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Do Sports Drinks Need Protein?

MATAWAN, NJ—Whether protein is needed in a sports drink may depend on the results one is seeking.

A Gatorade-funded study performed by researchers at McMaster University in Hamilton, Ontario, Canada, found that adding protein to a sports drink won’t make a person race faster. However, a study funded by PacificHealth Laboratories Inc., which makes Accelerade Sports Drink, found that a protein-containing sports drink was more effective in rehydrating athletes than a conventional sports drink or water.

The study by Gatorade (which does not include protein as an ingredient) tested a non-protein sports drink to a protein sports drink and water. The study found that sports drinks improved the performance of cyclists tested compared to a placebo drink, but there was no additional benefit of protein supplementation.

“Previous studies that suggested protein was beneficial used ‘ride to exhaustion’ tests that do not resemble normal athletic competition,” said Martin Gibala, an associate professor of kinesiology at McMaster University. “In addition, the subjects in those studies received less than the optimal recommended amount of carbohydrate. Our study shows that protein confers no performance benefit during ‘real life’ exercise when athletes consume sufficient amounts of a sports drink.”

Instead, Gibala contends, two sports drink ingredients improve performance during prolonged exercise: carbohydrate, which provides fuel for working muscles, and sodium, which helps to maintain fluid balance.

However, the study by the makers of Accelerade Sports Drink, which contains protein, found that protein in a sports drink was beneficial for rehydration. The PacificHealth study measured the effectiveness of a carbohydrate-electrolyte sports drink (Gatorade), a carbohydrate-protein-electrolyte sports drink (Accelerade) and water after study subjects lost 2.5 percent of body weight through exercise-induced sweat loss. Investigators found that the carbohydrate-protein-electrolyte sports drink rehydrated athletes 15 percent better than the carbohydrate-electrolyte sports drink and 40 percent better than water.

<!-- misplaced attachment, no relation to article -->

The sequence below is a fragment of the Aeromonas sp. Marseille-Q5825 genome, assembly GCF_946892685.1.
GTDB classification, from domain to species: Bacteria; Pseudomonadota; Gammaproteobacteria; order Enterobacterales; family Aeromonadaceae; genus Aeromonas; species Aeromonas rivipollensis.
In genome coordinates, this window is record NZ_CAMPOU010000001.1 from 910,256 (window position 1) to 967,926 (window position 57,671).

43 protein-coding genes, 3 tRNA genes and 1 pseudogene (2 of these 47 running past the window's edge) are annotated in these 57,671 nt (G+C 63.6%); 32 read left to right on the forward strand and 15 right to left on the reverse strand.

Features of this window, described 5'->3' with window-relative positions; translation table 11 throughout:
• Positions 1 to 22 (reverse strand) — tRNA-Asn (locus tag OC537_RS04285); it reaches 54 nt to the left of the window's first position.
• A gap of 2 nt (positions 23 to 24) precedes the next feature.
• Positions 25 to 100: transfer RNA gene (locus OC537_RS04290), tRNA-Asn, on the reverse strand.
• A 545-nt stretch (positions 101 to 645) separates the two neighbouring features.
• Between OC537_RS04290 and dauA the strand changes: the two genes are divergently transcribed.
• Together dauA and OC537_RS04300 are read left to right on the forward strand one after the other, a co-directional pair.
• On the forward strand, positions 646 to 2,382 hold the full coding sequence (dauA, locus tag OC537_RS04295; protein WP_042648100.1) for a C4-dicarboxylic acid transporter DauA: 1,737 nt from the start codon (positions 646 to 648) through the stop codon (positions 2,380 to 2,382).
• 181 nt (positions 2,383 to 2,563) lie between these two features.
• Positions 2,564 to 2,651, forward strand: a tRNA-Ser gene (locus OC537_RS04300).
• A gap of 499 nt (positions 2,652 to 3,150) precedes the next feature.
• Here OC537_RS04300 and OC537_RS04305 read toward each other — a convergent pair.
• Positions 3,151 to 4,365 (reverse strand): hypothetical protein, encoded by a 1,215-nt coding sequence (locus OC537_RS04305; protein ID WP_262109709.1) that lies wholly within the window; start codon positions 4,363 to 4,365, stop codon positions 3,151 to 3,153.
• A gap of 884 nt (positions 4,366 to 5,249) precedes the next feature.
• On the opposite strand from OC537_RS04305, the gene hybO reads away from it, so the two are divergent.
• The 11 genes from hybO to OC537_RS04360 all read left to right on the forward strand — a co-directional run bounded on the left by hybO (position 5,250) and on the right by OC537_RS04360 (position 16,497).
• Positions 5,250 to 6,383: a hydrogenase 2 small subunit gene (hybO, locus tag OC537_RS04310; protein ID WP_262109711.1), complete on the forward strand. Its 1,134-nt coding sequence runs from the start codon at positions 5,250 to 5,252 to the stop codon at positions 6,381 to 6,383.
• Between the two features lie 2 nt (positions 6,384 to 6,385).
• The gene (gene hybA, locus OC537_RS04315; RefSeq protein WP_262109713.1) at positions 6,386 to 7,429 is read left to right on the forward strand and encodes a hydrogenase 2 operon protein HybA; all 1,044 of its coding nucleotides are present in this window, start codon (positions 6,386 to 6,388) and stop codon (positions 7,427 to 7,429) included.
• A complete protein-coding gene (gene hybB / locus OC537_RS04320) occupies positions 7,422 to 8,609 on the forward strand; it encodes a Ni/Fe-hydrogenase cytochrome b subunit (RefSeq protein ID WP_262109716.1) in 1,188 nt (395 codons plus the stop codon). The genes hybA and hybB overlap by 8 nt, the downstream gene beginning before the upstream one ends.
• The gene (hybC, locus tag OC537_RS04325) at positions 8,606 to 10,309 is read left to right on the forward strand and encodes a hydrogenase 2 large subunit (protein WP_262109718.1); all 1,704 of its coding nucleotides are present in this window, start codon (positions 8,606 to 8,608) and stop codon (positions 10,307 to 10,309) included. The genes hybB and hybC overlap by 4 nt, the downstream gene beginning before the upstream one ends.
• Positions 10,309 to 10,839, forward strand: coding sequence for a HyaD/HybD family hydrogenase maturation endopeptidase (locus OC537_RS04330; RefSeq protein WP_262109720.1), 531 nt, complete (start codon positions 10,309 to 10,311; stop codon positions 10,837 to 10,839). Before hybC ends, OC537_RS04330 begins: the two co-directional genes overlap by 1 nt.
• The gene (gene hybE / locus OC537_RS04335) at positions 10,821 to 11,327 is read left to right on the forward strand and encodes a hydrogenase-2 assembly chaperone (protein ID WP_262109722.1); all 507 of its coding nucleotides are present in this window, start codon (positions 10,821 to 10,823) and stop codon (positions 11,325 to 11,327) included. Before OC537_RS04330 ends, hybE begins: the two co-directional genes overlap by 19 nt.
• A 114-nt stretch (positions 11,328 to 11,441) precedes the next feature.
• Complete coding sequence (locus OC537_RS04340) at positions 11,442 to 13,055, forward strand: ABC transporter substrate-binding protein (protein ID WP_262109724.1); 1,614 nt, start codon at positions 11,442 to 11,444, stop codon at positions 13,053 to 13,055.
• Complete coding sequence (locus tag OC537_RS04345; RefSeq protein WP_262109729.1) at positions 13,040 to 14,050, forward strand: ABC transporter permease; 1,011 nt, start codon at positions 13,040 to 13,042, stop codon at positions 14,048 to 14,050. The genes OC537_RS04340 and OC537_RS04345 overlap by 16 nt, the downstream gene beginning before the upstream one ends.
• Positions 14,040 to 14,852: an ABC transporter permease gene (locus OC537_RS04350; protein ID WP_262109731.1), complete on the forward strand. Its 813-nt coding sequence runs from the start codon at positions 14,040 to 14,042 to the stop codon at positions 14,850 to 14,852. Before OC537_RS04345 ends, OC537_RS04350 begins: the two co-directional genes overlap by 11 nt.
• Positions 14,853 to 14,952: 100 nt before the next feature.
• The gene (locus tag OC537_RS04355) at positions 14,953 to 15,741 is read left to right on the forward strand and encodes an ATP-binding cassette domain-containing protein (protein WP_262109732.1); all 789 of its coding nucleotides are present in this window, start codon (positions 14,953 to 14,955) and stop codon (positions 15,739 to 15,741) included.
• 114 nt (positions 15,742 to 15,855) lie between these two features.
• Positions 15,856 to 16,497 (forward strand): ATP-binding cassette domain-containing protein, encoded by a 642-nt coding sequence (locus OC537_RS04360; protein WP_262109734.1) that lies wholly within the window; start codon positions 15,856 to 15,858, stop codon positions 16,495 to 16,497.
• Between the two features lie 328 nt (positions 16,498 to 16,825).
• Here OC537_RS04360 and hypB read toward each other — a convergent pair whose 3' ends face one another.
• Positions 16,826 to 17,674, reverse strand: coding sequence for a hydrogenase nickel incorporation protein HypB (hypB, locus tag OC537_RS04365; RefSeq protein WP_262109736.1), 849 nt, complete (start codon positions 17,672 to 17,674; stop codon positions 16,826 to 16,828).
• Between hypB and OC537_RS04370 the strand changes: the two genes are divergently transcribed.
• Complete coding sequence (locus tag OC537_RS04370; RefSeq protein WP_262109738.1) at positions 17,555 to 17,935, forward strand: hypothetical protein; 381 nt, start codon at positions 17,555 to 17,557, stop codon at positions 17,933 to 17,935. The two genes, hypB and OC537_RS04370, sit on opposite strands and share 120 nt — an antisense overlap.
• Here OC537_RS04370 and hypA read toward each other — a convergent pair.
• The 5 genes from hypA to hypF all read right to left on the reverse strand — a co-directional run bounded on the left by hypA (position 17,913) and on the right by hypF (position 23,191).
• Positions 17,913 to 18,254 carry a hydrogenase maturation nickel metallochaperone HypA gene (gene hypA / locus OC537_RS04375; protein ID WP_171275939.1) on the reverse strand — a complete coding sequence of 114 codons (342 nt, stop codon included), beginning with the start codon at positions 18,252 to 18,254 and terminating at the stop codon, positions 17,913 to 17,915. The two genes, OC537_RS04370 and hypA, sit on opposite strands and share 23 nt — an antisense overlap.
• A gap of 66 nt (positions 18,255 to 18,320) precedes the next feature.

“The results clearly disprove the myth that adding protein to a sports drink negatively impacts rehydration,” said Dr. John Seifert, associate professor in the Department of Physical Education and Sports Science at St. Cloud State University and principal study investigator. “To the contrary, our results indicate that a carbohydrate-protein sports drink may actually be preferable to a conventional sports drink or water when rapid rehydration and maximum fluid retention are needed to help the body recover from the stress of exercise.”

Gibala with the Gatorade study said about protein, “Eating a little protein after exercise is important to help repair damaged muscles and promote training adaptations, but no compelling evidence suggests that endurance athletes need protein during exercise.”

The McMaster University-Gatorade study will appear in the August issue of Medicine & Science in Sports & Exercise. The PacificHealth Laboratories study will appear in the August issue of International Journal of Sport Nutrition and Exercise Metabolism.

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